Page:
After that chorus, they reverse the roles; a (presumably different) soloist sings the solo from “Every Breath You Take” while the backs mirror the modified third chorus from “Just the Way You Are” with the high solo in the background. Then, out of nowhere, a third song enters the mix: a solid reference to Journey’s “Faithfully” mashed right in there, followed by a final refrain.
Look, this is what arranging should be: thoughtful, engaging, and also appropriate for your group. These guys aren’t a full-time group, who knows how much rehearsal time they get together, how much experience they have individually, and so on, but the real key here is: it doesn’t matter. The performance here from top to bottom is clean, pure, and sincere, as is the production.
I don’t know if the arrangement intended to add the layer of irony, satire, or anything else which I take from mixing these two songs together thematically, or if it it was taking “Every Breath You Take” at face value and simply using it as a compatible love song, but these songs work together either way in a smart arrangement like this.
I guess I should say thanks to Redline for taking a song I never wanted to hear again and giving me something I can dig into repeatedly.
(*NOTE: this song was selected for and is featured on Voices Only Forte, a compilation of non-scholastic a cappella tracks which you should buy right now, right here.)
MO5AIC– In their first recording project since former House Jacks Roopak Ahuja and Jake Moulton joined, these guys released a 5-song EP which contains 5 of the most frequently-covered tunes in the contemporary a cappella world, both from the past year (“Firework” and “Closer”) and the past 20 years (“Superstition”). I will admit- when I first saw the tracklist, I thought “Oh my goodness, 5 songs I never wanted to hear again!” Nevertheless, MO5AIC managed to make each one interesting in its own way.
The song which I enjoy most is Ne-Yo’s “Closer,” a song which I could otherwise go approximately 1,200 years without hearing again. In the past 24 months, I feel reasonably confident that more than 30 versions of this song have popped up in a cappella-land. Some were pretty good, including two different versions nominated for 2011 CARA’s (Duke Out of the Blue and Ithacappella, both good in different ways). Many others were… let’s say “less good.”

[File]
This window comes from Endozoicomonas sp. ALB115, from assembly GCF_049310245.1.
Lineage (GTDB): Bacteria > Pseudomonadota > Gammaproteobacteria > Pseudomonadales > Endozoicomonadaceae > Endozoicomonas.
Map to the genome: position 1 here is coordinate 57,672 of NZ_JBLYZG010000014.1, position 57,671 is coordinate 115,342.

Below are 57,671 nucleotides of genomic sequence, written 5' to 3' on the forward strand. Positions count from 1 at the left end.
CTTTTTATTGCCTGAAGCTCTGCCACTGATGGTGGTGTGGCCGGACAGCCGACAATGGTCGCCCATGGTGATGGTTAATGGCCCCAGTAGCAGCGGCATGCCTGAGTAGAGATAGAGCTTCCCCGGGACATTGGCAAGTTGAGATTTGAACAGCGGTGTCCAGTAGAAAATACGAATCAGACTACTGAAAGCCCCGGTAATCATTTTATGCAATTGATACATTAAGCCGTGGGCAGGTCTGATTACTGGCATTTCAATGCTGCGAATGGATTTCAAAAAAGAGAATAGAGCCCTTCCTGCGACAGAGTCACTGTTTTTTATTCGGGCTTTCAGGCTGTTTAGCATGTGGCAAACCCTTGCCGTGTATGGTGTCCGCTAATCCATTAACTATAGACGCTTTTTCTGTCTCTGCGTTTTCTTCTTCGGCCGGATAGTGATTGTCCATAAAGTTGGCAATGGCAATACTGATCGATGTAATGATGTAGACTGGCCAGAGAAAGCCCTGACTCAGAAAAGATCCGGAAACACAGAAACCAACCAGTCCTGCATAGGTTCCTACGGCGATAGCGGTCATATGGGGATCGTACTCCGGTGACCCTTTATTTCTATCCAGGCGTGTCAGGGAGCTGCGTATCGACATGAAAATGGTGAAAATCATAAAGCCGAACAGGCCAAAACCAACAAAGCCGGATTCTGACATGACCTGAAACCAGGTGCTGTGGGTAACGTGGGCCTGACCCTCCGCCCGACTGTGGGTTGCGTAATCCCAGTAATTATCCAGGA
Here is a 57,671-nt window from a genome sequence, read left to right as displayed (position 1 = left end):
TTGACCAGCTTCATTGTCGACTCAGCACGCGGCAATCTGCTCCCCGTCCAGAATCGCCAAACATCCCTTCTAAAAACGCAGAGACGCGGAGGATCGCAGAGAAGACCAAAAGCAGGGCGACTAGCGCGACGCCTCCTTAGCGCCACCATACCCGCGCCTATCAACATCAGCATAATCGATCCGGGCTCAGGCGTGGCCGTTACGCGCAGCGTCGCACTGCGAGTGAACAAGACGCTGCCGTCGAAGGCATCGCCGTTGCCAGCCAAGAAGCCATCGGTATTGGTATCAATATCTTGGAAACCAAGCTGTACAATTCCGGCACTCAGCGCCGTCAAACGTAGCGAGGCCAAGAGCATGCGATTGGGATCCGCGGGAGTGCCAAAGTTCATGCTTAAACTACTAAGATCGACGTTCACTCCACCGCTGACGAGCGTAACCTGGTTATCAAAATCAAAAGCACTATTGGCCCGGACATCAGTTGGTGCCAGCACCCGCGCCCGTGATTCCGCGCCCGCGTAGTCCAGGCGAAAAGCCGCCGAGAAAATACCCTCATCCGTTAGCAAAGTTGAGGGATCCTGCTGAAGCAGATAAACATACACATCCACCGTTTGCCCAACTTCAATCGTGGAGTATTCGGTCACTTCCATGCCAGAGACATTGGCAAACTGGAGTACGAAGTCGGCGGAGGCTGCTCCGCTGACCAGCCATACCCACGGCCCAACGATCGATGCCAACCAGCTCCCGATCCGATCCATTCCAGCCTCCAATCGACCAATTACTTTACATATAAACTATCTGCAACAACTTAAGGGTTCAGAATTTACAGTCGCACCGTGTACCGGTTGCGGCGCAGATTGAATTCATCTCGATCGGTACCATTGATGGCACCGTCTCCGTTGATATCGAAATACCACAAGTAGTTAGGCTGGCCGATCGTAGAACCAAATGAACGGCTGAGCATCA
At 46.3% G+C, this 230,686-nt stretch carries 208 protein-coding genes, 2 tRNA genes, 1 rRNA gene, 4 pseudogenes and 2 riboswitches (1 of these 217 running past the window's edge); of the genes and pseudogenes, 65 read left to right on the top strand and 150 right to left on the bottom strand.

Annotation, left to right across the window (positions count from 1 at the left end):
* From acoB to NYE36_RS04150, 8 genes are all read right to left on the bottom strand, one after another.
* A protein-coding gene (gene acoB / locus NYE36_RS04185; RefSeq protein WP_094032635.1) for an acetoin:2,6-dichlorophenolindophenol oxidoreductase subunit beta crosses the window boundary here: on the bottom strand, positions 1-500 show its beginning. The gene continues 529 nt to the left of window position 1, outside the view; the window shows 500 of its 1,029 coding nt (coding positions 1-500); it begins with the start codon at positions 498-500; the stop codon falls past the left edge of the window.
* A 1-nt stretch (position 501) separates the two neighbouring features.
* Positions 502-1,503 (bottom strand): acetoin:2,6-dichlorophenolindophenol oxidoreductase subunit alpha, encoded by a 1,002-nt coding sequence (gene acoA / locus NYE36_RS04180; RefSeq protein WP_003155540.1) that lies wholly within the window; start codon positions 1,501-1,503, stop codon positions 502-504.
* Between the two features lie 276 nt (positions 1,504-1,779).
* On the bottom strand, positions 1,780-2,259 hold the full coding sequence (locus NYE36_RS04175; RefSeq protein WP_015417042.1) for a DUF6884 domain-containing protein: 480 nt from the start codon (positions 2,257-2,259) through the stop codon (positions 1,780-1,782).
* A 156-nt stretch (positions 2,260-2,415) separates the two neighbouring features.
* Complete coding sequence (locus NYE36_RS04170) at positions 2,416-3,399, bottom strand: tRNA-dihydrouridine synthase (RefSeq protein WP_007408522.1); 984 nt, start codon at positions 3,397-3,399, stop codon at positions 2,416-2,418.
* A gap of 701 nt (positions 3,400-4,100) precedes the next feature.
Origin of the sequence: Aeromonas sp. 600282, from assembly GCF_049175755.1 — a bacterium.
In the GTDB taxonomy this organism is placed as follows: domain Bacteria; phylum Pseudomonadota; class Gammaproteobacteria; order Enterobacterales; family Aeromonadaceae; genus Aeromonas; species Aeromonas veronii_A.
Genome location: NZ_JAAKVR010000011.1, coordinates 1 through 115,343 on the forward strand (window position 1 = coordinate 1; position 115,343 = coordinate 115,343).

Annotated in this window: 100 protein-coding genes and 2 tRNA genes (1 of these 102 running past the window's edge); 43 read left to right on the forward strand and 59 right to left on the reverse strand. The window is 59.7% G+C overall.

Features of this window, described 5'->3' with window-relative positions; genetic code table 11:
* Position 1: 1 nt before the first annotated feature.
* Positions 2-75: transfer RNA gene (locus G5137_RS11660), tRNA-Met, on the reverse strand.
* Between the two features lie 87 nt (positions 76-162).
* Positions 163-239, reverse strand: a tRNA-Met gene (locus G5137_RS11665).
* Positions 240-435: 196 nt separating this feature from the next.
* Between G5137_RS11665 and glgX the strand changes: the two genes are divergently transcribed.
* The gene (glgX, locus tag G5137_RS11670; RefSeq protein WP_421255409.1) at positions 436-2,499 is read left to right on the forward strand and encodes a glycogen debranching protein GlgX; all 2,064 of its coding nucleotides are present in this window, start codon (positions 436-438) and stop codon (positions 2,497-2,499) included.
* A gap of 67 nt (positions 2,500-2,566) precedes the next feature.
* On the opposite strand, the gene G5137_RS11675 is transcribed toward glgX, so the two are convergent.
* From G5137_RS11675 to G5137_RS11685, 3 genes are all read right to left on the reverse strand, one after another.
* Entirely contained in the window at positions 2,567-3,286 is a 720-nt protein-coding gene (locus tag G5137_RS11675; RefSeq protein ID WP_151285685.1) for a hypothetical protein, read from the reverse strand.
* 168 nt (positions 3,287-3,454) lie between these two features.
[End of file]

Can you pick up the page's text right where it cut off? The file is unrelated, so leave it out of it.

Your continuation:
So, why does the MO5AIC version sit in a top position on my most recent a cappella playlist? A smart, hook-filled arrangement which is consistently building and shifting gears. The song starts sparse, with snaps instead of VP, and a Take 6, early-90’s R&B vibe infused with some choice colorful chords which are new to this version. After the beat drops in the first pre-chorus, the song alternates between some riffs which are truer to the original and a few hooks which diverge from it. In the second verse, things shift again, with a new textural approach to the backing parts. The bridge is executed with a strong breakdown, starting with lead and bass and building new hooks on top of it, and the chorus coming out of it involves a full-press, four-on-the-floor beat which has felt inevitable (and necessary) since the second verse.
It’s a smart arrangement which never gets static despite the incredibly-repetitive nature of the chorus. In fact, for a song which relies on such a singularly-repetitive phrase, MO5AIC find new ways every 10-15 seconds to keep you from skipping the song. This is precisely the type of thing which can not only save, but transform a song which has been overdone to the point of banishment.
So, while I never would have thought I’d be saying this, thanks MO5AIC for bringing this song back into my life.
Ok, so these were 2 examples of overdone songs converted to great effect. There are some other, less recent examples which fit a different category of a cappella: total reinvention of the original. I have talked about a few of these songs before, but the ones I love the most include the Stanford Harmonics haunting version of “The Sound of Silence,” the intense (and stalkerish) cover of “I Want You Back” by Sonos, and the jazzy, sinewy, sexy (but in a different way) version of “Toxic” offered by Overboard as part of their Free Track Tuesday series (and featured on Sing 8: Too Cubed).
What do you think? What is the best way to reinterpret a song which has been overdone to the point of exhaustion?
BY THE WAY, I am including links to these various songs for illustrative purposes, but… YOU SHOULD BUY THEM ALL ON iTUNES, AMAZON MP3, OR ANYWHERE ELSE YOU CAN PURCHASE THEM LEGALLY. NOW. GO.